It's Change Year 25, a generation after high-energy technology died in a catastrophe most of the human race didn't survive. The children born after the Change are now starting to take center stage - and Whoever or Whatever was behind the Change itself may be taking a hand in their rivalries. An expedition has travelled to Nantucked across a strange and hostile continent to find some answers.
Would you recommend this book to a friend? Why or why not?
First off, I love S. M. Stirling and have greatly enjoyed many of his other books. This one, though, I did not enjoy. The story was too stiffing, and the manner in which he had the story jump from one time line to another was very confusing...perhaps straight forward for a book reader but as an audio reader I found the oscillations bewildering. I can understand why he wrote this book, to tie the story together, but it felt like a boring old patchwork blanket, like the one that grandma always had on the back of her couch that smelled of mold and mildew.
This book did not engage me as many of S.M. Stirling's books have. In fact, it was so dull that my mind frequently wandered. Just as I was about to blow it off and listen to something else, something more interesting (like Barney or the Muppets) I decided to try and stick it out in hopes that it would get better. Just as I thought that I would be rewarded, just as the characters were girding up for the final climatic battle, the book ended.
Bummer does not begin to describe it.
What do you think your next listen will be?
I listened to Stephen King's 11/22/63 after Tears of the Sun, and it was great.
Have you listened to any of Todd McLaren???s other performances before? How does this one compare?
Todd McLaren's performance in this novel was excellent.
Did The Tears of the Sun inspire you to do anything?
No, not unless you mean instilling a desire in me to never listen to another book in this series. This desire is similarly tempered by my desire to find out how this will all end.
3 of 3 people found this review helpful
Bizarre illnesses and plagues that kill people in the most unspeakable ways. Obsessive and inspired efforts by scientists to solve mysteries and save lives. From The Hot Zone to The Demon in the Freezer and beyond, Richard Preston's best selling works have mesmerized readers everywhere by showing them strange worlds of nature they never dreamed of.
I could not get through the first hour of this book. Maybe it is different further on, but this is not at all like The Hot Zone or Demon in the Freezer. This book is about Preston writing those other books. It is basically a trip down memory lane for him, with loads of tips for aspiring authors. Perhaps it gets better, but I could not finish it.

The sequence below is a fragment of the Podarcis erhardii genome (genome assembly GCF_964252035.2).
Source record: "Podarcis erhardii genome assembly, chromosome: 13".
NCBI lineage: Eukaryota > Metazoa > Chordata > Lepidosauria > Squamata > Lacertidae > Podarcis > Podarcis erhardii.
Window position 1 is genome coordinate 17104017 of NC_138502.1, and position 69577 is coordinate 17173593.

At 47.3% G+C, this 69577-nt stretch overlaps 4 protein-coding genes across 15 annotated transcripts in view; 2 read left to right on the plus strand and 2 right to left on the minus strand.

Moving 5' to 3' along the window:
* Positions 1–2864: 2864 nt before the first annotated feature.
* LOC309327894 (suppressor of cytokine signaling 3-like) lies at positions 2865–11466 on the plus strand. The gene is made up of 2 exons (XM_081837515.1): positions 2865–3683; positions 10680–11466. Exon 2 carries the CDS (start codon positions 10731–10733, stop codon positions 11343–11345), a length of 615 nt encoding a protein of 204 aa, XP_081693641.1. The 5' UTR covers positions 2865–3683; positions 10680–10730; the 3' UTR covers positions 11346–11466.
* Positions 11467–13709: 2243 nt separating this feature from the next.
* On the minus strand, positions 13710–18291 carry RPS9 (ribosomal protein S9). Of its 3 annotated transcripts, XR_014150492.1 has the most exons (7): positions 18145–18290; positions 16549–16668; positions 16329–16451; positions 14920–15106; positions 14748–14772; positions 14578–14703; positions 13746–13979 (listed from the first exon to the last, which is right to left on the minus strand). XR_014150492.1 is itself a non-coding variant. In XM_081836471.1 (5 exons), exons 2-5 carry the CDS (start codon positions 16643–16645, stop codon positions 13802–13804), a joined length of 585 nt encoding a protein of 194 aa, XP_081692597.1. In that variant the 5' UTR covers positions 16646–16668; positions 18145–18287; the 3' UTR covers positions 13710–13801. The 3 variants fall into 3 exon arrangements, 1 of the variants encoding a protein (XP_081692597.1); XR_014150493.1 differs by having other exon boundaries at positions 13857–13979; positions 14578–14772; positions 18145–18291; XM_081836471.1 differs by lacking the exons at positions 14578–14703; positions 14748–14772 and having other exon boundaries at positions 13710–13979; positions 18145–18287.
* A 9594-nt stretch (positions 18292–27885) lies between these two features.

3 of 4 people found this review helpful
In a future uncomfortably close to the present day, the apocalypse has surpassed all expectations. Hideous demons roam the streets in an orgy of terror, drawing pleasure from torturing humans as sadistically as possible. Ira, a young San Francisco artist, becomes involved with a strange group of scientists and philosophers desperately trying to end the bloody siege. But the most shocking revelation is yet to come.
This book sounded pretty good from the blurb, but when I started to listen to it I kept hoping for the good parts to come around. If they did, I never heard them. This book is horrible and nearly put me to sleep while driving. I tried twice to listen to it before I gave up.
1 of 1 people found this review helpful
Both a dystopian masterpiece and a timely cautionary tale of what could happen if the powers that be monkey around with the food chain for their own ends, "Meat" breaks new ground in horror fiction.
What do you get when you mix Mad Max with Soylent Green with Jimmy Swaggert and a hefty helping of amateur porn? Meat. The book is weird, but not horrible. It did take me awhile to get into it, but once I did I listened without issue to the rest of it.
2 of 3 people found this review helpful
America faces a full-scale socioeconomic collapse in the near future. The stock market plummets, hyperinflation cripples commerce and the mounting crisis passes the tipping point. Practically overnight, the fragile chains of supply and high-technology infrastructure fall, and wholesale rioting and looting grip every major city.
Much of the information listed in this book is great (except for the medical info, skim over that). The scenario presented is initially well thought out and scarily real. Then the storyline drops like a rock. The characters are not believable, the dialog is horrible, the details conflict like mad, and the narration could be a good bit better. The story line for the last half of the book is frankly weird. The information presented in the book is great and I learned a lot from it, but it was hard to make it to the end.
4 of 7 people found this review helpful